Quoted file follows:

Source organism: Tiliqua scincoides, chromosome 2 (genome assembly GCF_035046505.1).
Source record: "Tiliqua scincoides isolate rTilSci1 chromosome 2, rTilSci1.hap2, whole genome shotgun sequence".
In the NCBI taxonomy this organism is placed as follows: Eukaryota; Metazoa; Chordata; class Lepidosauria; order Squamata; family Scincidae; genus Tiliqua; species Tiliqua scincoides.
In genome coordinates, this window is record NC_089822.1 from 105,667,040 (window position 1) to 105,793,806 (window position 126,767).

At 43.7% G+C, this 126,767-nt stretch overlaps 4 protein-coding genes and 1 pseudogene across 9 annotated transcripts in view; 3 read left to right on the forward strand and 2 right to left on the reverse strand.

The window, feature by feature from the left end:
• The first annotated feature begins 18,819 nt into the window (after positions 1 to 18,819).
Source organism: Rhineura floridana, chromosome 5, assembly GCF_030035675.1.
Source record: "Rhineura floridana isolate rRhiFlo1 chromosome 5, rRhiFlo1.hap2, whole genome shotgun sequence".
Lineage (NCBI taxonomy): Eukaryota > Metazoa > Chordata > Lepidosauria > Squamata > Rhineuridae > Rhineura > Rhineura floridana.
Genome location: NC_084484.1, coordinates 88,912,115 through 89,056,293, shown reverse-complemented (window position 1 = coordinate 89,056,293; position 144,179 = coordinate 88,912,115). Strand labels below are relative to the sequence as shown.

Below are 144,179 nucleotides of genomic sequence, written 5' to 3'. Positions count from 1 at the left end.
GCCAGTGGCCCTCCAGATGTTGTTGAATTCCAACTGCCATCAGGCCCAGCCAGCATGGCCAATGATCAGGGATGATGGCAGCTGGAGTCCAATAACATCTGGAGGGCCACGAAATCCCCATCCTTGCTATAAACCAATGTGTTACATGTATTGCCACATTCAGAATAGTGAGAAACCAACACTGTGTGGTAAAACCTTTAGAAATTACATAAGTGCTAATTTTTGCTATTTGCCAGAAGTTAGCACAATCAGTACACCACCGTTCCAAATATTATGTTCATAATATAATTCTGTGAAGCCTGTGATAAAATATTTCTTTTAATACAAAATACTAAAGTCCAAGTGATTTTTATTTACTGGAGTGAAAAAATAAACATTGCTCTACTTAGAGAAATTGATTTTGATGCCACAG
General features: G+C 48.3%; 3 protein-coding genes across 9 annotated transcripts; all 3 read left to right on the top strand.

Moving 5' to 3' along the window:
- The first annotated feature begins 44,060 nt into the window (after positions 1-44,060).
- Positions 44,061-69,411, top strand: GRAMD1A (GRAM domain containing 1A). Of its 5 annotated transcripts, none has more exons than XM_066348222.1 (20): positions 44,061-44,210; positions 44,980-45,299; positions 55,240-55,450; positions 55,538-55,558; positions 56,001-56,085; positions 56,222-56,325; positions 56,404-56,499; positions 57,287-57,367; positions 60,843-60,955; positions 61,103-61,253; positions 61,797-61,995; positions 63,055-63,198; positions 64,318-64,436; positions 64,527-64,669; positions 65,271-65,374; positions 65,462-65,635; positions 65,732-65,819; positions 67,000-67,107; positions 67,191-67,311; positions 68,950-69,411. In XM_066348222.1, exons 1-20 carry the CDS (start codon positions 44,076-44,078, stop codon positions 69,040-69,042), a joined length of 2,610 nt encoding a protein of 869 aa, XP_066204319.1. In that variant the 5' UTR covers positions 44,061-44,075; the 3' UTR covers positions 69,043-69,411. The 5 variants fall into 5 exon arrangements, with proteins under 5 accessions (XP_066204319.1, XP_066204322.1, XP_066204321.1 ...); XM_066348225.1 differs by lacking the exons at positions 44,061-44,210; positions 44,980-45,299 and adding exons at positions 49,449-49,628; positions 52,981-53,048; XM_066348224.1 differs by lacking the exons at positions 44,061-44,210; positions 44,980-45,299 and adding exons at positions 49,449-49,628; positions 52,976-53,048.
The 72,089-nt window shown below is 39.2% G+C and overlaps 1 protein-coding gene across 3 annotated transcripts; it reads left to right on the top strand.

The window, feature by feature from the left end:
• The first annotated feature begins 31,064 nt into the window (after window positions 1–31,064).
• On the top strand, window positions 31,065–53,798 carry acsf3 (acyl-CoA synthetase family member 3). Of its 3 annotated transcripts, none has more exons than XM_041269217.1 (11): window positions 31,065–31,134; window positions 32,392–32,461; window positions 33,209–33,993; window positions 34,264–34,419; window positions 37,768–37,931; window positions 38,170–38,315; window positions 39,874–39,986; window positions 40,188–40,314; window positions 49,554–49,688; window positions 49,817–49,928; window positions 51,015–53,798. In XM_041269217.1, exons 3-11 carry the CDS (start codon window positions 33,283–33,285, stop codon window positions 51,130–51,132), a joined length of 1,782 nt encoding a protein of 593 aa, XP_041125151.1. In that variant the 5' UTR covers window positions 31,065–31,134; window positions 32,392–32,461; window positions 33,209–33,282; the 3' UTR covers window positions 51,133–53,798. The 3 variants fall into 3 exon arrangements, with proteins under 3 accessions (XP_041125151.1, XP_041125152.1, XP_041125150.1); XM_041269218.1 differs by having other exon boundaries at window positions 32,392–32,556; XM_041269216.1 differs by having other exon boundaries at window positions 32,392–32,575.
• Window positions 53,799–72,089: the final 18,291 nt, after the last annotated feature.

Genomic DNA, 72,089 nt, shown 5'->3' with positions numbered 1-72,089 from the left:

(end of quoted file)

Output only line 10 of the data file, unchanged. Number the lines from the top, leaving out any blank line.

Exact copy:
Lineage (NCBI taxonomy): Eukaryota > Metazoa > Chordata > Lepidosauria > Squamata > Rhineuridae > Rhineura > Rhineura floridana.